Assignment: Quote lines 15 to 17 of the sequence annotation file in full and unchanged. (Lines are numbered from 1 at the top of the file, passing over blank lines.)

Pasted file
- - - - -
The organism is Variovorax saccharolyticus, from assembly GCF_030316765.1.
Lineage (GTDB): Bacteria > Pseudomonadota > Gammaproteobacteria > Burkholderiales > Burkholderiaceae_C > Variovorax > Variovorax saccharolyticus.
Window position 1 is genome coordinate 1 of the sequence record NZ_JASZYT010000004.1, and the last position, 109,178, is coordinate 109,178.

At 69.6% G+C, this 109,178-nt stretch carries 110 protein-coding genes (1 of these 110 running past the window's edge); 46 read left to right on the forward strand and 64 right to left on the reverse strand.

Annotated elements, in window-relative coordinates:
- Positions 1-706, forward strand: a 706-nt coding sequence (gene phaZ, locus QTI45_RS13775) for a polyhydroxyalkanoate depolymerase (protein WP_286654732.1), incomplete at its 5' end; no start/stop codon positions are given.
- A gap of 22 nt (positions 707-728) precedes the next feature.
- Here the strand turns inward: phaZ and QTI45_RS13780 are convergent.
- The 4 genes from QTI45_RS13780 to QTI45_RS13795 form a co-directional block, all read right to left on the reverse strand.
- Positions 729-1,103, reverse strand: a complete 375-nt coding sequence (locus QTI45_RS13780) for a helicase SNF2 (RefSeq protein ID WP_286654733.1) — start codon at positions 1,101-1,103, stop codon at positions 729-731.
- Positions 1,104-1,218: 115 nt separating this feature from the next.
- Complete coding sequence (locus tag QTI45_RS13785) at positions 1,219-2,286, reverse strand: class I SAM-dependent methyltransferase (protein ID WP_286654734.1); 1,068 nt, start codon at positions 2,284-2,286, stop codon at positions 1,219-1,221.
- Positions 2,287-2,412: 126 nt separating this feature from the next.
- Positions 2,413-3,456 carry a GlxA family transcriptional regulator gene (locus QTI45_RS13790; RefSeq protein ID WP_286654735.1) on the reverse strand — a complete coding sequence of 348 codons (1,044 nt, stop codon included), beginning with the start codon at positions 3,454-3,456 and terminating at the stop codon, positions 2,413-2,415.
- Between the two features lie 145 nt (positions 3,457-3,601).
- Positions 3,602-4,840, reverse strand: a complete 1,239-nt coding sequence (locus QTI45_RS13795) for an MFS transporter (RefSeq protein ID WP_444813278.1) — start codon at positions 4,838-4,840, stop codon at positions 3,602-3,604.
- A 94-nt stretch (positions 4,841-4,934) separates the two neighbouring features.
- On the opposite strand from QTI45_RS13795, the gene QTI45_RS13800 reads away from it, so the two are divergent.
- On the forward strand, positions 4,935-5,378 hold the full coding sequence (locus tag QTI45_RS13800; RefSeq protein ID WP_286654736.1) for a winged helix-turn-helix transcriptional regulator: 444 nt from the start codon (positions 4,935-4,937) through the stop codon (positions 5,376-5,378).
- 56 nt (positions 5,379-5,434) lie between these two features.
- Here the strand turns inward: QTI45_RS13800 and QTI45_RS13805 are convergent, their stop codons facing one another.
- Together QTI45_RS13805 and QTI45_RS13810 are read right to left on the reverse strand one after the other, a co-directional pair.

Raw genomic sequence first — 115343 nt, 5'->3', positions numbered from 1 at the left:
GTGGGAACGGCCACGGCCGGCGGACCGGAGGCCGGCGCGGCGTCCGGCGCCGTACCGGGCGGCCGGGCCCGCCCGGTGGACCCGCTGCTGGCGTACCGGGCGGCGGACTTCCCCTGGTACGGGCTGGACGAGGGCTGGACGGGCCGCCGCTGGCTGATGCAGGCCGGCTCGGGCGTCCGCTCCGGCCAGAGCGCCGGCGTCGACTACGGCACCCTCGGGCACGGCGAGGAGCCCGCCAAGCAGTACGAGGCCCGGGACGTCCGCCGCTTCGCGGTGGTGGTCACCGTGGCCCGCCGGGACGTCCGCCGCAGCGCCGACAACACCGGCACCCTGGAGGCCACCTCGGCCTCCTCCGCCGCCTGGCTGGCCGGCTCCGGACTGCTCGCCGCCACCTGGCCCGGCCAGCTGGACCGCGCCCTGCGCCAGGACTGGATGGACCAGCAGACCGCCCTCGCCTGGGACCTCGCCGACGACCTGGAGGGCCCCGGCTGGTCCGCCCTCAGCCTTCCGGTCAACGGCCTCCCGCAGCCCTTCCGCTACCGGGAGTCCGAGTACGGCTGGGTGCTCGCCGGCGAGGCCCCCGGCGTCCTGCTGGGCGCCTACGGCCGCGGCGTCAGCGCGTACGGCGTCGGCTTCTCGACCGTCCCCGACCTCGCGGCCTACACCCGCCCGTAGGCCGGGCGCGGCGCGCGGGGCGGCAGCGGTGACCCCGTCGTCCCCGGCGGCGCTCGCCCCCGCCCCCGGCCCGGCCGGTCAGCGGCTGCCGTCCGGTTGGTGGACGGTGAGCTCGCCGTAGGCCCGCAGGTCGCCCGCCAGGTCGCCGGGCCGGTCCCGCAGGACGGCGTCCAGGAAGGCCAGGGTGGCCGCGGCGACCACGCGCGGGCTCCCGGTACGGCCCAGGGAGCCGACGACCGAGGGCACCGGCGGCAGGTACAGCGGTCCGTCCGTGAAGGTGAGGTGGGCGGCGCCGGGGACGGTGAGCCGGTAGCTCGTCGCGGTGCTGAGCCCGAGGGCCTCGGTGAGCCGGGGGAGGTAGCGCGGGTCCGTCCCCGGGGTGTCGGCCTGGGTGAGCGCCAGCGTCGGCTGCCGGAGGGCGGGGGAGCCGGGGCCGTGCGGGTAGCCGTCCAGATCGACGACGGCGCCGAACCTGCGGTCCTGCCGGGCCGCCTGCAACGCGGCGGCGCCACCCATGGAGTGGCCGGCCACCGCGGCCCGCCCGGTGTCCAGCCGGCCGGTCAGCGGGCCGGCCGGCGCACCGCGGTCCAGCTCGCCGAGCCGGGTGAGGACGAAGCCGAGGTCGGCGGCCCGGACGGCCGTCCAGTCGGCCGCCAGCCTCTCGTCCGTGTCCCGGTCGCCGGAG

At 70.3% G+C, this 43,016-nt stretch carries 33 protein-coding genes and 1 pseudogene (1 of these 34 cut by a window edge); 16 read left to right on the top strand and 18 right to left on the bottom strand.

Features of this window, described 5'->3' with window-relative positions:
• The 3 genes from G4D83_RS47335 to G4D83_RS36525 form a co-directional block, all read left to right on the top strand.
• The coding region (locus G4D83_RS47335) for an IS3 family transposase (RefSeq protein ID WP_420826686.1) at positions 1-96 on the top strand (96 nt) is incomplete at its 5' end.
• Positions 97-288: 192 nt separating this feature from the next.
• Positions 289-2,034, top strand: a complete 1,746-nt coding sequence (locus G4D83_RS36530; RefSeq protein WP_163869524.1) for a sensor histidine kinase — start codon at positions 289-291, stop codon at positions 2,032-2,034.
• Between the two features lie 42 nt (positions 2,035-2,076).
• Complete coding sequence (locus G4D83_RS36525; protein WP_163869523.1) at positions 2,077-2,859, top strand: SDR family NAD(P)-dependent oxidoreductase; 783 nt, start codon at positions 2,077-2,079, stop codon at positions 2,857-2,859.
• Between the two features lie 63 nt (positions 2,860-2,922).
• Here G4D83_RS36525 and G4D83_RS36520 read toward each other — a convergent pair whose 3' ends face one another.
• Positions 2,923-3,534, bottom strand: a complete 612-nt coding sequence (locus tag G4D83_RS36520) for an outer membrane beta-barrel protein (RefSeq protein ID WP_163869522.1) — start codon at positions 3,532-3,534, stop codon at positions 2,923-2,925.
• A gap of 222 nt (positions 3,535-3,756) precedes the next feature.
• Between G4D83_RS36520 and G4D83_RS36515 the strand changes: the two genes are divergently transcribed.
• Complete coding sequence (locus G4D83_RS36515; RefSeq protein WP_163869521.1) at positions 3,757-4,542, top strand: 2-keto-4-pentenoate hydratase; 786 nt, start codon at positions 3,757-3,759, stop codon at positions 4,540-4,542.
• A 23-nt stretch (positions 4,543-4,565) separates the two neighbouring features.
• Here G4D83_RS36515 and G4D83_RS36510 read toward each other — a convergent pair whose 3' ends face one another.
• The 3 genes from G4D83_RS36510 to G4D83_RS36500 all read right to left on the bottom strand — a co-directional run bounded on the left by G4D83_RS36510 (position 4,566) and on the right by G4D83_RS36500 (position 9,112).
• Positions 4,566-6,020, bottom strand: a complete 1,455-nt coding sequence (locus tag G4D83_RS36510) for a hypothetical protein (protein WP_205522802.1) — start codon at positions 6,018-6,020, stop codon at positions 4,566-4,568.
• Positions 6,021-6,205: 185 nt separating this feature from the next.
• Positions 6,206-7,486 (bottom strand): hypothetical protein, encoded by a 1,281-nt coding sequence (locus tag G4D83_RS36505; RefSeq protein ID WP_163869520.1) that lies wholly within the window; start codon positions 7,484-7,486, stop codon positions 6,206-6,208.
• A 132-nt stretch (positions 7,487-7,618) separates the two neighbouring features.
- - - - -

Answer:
- Between the two features lie 145 nt (positions 3,457-3,601).
- Positions 3,602-4,840, reverse strand: a complete 1,239-nt coding sequence (locus QTI45_RS13795) for an MFS transporter (RefSeq protein ID WP_444813278.1) — start codon at positions 4,838-4,840, stop codon at positions 3,602-3,604.
- A 94-nt stretch (positions 4,841-4,934) separates the two neighbouring features.